Last night at the Royce Gallery, Pamela Z presented her final ROOM Series concert for 2017, departing from her usual convention of offering these concerts only during the summer months. The title of the program was Tongue Teeth Lips, which meant to convey the different parts of the head that contribute to vocalizing. The selections presented a rich survey of non-standard approaches to the vocal genre. To offer as broad a survey as she could, Z invited as guest artists seven other pioneers in such non-standard techniques: Aurora Josephson, Amy Foote, Lorin Benedict, Richard Mix, Amy X Neuburg, Julie Queen, and Ron Heglin.
The result was about as broad a review of the full extent of vocalization as one could possibly desire. Indeed, I must confess that, since every selection was its own journey of discovery, I felt somewhat saturated by the time the intermission took place, which was after the first ten (of twenty) selections on the program. I chose to leave at that point, simply because I felt that I would not be able to keep any more in my head (and, for as long as I have been at this work, I have scrupulously followed D. T. Suzuki’s teachings, as passed on by John Cage, that prohibit taking notes).
The evening got off to a stimulating start with Z’s “Light on the Subject,” which was performed by the entire ensemble. Each of the invited vocalists stood beneath a bare electric light bulb. Z stood at a control panel at the rear beside a lamp with a single bulb. The control panel determined when which lights would go on and off. Each vocalist performed only when his/her bulb was lit (probably improvising). The piece began with single voices and gradually evolved into more elaborate fabrics when multiple lights were lit at the same time. The result evoked memories of the earliest emergence of counterpoint, but the execution itself was firmly fixed in the immediate present. Z then followed this with her own “Quatre Couches,” one of her pieces that integrates electronic response to gestures (for both control and synthesis) into her vocal delivery.
Of the ten selections in the first half, the most compelling was a solo taken by Lorin Benedict. I first encountered Benedict this past August when he performed in Ben Tinker’s concert series at Adobe Books. On that occasion he improvised on a tune by Irving Berlin to which he set a prodigious diversity of phonemes that could not be associated with any known language (not even Yiddish). Last night he gave a similar treatment to Jerome Kern’s “Nobody Else But Me;” and I began to appreciate the extent to which he had escalated scat singing far beyond its roots in jazz. Once again, any resemblance to any known language was purely coincidental; but Benedict’s melodic line could easily have been one of Charlie Parker’s most adventurous improvisations, so far out that even the most knowledgable listener would have trouble identifying the tune behind it. Equally compelling, but with no connotations of bebop, was Richard Mix’ performance of Giacinto Scelsi’s “Wo Ma,” also rooted in syllabic content but delivered through the warm tones of a deep bass voice.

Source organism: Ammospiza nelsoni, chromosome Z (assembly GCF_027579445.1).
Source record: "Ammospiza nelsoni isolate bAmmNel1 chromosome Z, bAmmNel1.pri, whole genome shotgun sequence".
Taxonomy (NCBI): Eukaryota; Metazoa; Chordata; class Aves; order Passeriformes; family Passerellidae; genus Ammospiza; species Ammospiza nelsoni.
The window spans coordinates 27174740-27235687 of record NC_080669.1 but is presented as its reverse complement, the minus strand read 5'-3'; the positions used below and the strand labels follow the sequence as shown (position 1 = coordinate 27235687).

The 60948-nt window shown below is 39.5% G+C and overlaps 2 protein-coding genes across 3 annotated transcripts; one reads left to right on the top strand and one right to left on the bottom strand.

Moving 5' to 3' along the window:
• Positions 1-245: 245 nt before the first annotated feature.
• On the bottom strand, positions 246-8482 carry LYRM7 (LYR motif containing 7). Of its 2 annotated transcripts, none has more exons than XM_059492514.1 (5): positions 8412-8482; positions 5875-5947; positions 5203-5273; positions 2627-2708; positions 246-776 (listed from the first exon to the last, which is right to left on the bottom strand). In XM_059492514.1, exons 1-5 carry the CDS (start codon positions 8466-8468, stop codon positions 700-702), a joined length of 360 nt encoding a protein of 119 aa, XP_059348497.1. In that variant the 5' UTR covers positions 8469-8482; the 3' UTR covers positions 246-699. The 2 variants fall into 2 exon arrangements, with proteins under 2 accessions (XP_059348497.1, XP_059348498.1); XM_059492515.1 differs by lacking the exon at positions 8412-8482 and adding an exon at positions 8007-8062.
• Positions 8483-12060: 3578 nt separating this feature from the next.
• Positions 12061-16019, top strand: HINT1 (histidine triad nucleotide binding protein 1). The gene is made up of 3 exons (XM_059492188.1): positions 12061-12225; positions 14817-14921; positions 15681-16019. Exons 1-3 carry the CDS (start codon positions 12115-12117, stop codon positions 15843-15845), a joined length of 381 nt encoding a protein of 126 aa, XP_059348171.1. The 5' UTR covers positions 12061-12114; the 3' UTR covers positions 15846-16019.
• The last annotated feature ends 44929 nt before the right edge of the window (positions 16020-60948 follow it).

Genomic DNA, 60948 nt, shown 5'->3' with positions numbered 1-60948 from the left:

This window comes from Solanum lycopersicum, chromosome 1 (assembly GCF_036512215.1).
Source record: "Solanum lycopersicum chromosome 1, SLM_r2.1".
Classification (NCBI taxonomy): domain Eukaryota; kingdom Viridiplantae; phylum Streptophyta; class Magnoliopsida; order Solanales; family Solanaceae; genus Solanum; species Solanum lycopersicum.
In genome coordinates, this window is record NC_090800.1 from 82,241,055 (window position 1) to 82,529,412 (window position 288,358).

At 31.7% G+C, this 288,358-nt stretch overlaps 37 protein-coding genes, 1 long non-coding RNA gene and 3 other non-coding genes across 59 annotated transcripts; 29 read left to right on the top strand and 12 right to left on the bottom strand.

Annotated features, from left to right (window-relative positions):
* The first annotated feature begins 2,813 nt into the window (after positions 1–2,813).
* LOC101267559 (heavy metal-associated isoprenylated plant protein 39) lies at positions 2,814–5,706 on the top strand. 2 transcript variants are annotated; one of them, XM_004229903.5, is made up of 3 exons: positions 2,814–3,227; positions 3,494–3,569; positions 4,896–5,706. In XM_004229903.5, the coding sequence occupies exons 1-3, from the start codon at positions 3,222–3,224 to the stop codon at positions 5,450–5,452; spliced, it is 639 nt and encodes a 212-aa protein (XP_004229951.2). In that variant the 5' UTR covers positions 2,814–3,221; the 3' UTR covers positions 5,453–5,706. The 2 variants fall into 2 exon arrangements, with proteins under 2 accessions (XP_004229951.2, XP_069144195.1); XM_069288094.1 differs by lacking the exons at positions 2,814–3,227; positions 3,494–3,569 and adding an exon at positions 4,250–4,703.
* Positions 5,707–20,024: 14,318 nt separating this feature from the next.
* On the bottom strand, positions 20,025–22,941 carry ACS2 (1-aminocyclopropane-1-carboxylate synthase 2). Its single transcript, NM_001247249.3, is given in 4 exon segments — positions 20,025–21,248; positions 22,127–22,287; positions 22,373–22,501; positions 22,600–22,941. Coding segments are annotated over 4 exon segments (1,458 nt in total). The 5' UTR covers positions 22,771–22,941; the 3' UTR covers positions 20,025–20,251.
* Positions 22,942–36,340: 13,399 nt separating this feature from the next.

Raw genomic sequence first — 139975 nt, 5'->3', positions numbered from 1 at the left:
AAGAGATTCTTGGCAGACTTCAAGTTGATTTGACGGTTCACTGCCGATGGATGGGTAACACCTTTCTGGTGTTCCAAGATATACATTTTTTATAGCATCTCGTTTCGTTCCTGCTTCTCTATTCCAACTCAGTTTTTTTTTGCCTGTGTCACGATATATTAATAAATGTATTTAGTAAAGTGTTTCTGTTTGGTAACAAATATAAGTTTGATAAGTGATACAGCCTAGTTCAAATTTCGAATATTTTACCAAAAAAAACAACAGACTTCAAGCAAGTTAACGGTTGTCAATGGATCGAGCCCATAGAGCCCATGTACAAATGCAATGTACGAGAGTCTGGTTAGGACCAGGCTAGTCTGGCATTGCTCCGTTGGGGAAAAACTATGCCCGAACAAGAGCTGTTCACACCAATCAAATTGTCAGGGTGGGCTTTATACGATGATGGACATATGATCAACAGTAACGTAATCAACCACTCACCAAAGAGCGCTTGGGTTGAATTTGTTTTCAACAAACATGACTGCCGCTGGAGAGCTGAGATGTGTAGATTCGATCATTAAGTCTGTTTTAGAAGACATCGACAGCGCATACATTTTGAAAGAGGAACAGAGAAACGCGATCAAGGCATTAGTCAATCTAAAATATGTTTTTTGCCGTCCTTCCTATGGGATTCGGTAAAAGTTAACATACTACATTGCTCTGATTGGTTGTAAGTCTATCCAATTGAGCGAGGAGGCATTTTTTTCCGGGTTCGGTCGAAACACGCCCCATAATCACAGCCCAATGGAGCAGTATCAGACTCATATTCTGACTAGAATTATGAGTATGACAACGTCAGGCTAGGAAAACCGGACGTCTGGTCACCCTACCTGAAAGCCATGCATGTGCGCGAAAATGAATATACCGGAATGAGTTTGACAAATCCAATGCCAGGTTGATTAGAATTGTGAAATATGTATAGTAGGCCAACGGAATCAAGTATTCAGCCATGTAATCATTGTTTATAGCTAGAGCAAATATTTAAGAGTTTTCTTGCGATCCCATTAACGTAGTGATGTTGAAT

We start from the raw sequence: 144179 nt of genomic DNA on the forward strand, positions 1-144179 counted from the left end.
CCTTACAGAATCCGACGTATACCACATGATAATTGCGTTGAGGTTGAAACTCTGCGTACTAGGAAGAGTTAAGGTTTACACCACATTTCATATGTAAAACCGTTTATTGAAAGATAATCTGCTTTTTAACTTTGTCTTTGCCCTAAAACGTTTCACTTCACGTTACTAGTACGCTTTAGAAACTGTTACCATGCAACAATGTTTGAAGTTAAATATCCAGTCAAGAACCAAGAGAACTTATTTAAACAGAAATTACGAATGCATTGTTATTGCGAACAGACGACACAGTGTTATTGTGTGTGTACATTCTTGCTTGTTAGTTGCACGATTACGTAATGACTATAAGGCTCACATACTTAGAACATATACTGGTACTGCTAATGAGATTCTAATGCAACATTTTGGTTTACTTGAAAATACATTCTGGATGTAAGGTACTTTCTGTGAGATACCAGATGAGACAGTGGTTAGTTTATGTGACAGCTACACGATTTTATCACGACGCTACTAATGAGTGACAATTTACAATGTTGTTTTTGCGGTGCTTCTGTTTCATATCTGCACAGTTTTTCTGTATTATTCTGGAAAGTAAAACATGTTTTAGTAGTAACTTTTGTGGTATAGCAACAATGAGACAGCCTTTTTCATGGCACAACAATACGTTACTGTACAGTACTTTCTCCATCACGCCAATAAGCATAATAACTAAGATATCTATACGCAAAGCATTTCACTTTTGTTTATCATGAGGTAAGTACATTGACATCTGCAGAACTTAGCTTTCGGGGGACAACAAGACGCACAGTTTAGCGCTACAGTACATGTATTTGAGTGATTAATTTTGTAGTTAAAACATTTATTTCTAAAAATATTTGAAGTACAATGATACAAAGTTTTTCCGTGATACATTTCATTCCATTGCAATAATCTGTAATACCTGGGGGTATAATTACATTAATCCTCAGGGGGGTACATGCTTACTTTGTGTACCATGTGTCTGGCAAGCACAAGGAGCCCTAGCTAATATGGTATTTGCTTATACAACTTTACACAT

Heglin’s performance also reflected on that same evening at Adobe, which he shared with Benedict. However, Heglin’s approach is purely spoken, resulting in what is sometimes called sound poetry. Simply put, Heglin composes his work strictly with phonemes, to the entire elimination of semantics and syntax. Nevertheless, there is a strong connotation of language in his performance, suggesting that a keen sense of rhetoric can be applied just as easily to “pure” phonemes as to the concepts behind logical argumentation. The result is that the attentive listener hangs on every word that Heglin utters, even when those “words” are no more than strings of nonsense syllables.
Two of the pieces were conceived more as ritual than as “music performance.” Amy Foote presented Danny Clay’s “no more darkness, no more night.” The program described this as “a ritual for the calling of the spirit of the beloved artist Hiram King ‘Hank’ Williams, who left this world in New Years Day, 1953.” The performance involved both a tape recorder (presumably playing a Williams track) and a stroked wine glass; but it was clear that the act of vocalizing was secondary (if not tertiary). The same could be said for Aurora Josephson’s “New Moon Intentions: a ritual,” which involved a far more diverse collection of objects, so numerous that the piece as a whole amounted to little more than setting them out and then putting them back.
The remaining selections on the first half tended to prioritize the theatrical. These included two Amy X Neuburg pieces, one of which brought together all of the vocalists, each presenting a different perspective on the same verbal phrase (“Today a Man”), and Julie Queen’s “Hatred of Sound,” which involved her trying to keep Josephson, Foote, and Neuburg quiet through gestures, each of which was noisy in its own silent way. These were all “idea” pieces whose cleverness tended to sustain beyond the attention span.